Posts Tagged destinations

Top 10 Tourism Destinations in Mexico

10 April 2012

As Never Stop Traveling reports, Mexico continues to be one of the most popular destinations for American tourists, boasting sandy resorts and culturally rich travel experiences.

The article encourages travelers to exercise common sense safety precautions, as they would in any other foreign country, while enjoying all that Mexico has to offer via the Mexico Tourism Board’s top 10 tourism destinations in Mexico.  These destinations include:

-The sun, sand and waters of Cancun, Riviera Maya, Cozumel and Isla Mujeres

-The lively art, culture and shopping that Mexico City has to offer

-The upscale restaurants and panoramic views of Puerto Vallarta, Riviera Nayarit

-The spas, eco-tourism, and year-round, impeccable weather of Baja California Sur: Los Cabos and La Paz

-The music and agave fields of Guadalajara and Tequila in Jalisco

-The charm and world-class golf courses of Ixtapa-Zihuatanejo

-The art, history, museums and culture of Central Mexico: Queretaro, San Miguel de Allende and Guanajuato City

-The archaeological sites and Mayan culture of the Yucatan: Merida, Uxmal and Chichen Itza

-The natural beauty and breathtaking scenery of Copper Canyon

-The open-air markets and handmade crafts of Chiapas: San Cristobal de las Casas

To read the full article and destination descriptions, go here.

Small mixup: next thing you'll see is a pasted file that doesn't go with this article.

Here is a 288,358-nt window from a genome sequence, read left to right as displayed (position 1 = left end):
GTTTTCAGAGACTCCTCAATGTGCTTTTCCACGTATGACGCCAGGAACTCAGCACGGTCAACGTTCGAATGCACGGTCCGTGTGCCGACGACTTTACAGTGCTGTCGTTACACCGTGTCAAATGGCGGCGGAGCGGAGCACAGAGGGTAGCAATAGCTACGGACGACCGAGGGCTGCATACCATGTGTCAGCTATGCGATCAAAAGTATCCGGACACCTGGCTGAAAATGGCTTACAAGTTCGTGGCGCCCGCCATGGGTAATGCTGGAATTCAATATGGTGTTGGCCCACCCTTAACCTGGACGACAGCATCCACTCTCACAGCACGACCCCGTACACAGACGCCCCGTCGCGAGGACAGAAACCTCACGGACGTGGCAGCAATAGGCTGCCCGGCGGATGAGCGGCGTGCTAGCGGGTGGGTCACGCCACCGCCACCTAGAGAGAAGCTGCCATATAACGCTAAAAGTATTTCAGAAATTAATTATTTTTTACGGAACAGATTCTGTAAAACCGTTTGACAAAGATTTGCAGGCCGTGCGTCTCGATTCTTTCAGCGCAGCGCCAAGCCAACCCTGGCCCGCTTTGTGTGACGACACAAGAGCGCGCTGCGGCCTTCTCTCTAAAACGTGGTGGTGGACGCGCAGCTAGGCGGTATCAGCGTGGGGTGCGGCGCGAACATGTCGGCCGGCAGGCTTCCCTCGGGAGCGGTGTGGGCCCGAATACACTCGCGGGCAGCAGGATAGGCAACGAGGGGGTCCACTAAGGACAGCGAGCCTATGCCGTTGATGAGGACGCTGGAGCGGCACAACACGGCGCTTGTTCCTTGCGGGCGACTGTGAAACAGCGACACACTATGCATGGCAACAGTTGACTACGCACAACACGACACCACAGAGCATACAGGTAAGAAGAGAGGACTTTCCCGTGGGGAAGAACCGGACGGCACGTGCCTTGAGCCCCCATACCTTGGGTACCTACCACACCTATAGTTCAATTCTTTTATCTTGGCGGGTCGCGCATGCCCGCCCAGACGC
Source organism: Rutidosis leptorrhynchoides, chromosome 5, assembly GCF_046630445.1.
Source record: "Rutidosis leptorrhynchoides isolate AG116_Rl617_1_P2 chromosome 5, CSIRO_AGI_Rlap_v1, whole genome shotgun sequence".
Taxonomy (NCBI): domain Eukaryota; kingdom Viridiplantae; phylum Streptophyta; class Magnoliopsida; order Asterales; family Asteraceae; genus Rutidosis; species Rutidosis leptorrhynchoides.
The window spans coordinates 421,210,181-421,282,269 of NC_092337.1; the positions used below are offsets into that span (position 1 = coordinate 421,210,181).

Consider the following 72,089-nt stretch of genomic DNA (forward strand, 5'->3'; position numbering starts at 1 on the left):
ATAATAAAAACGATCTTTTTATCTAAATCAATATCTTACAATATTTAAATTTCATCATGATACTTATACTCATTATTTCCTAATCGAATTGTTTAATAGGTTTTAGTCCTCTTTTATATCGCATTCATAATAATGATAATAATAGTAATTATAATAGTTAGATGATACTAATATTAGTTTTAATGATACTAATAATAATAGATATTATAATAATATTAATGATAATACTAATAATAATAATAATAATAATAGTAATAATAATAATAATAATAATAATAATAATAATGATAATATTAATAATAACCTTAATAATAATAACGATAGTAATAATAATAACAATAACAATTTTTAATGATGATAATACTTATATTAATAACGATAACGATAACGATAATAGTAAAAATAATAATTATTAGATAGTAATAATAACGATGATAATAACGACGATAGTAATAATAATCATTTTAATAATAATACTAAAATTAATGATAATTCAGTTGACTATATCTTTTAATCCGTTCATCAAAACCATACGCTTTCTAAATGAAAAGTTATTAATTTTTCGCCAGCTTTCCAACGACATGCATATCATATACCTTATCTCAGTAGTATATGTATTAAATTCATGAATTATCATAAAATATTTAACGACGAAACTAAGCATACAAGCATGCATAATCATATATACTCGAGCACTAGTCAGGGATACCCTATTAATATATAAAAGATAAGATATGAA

A Family Road Trip to Mexico Dispels Myths About Danger

6 April 2012

Rachel Denning shares her recent experiences on a family road trip through Mexico, for the popular BootsnAll Indie Travel Guide.

Denning and her family of 7, including her kids (whose ages range from 4 to 2 months), crossed the border from Arizona into Chihuahua, and passed through Durango, Guadalajara, Mexico City, Puebla, Oaxaca, Chiapas, and most of the Yucatan Peninsula before crossing into Belize.

What they experienced was a Mexico far from the “lawless,” “violent,” and “dangerous” Mexico they had been sufficiently warned about.  What they discovered instead was a Mexico “so far from the rumors, news reports, warnings and ‘common knowledge’ that it was almost comical, if it wasn’t so sadly incorrect.”

Says Denning,

“Yes, there are people being killed in Mexico. Yes, there is a drug war going on. Yes, regular precautions should be taken, just as you would if you were taking a trip to the United States for the first time. You probably wouldn’t pick a known gang neighborhood in L.A. as the place you would spend your time.  The same logic applies for visiting Mexico. For the most part, the urban legends  just aren’t true, and if you avoid the “bad parts of town,” the result will be a rich, rewarding experience.”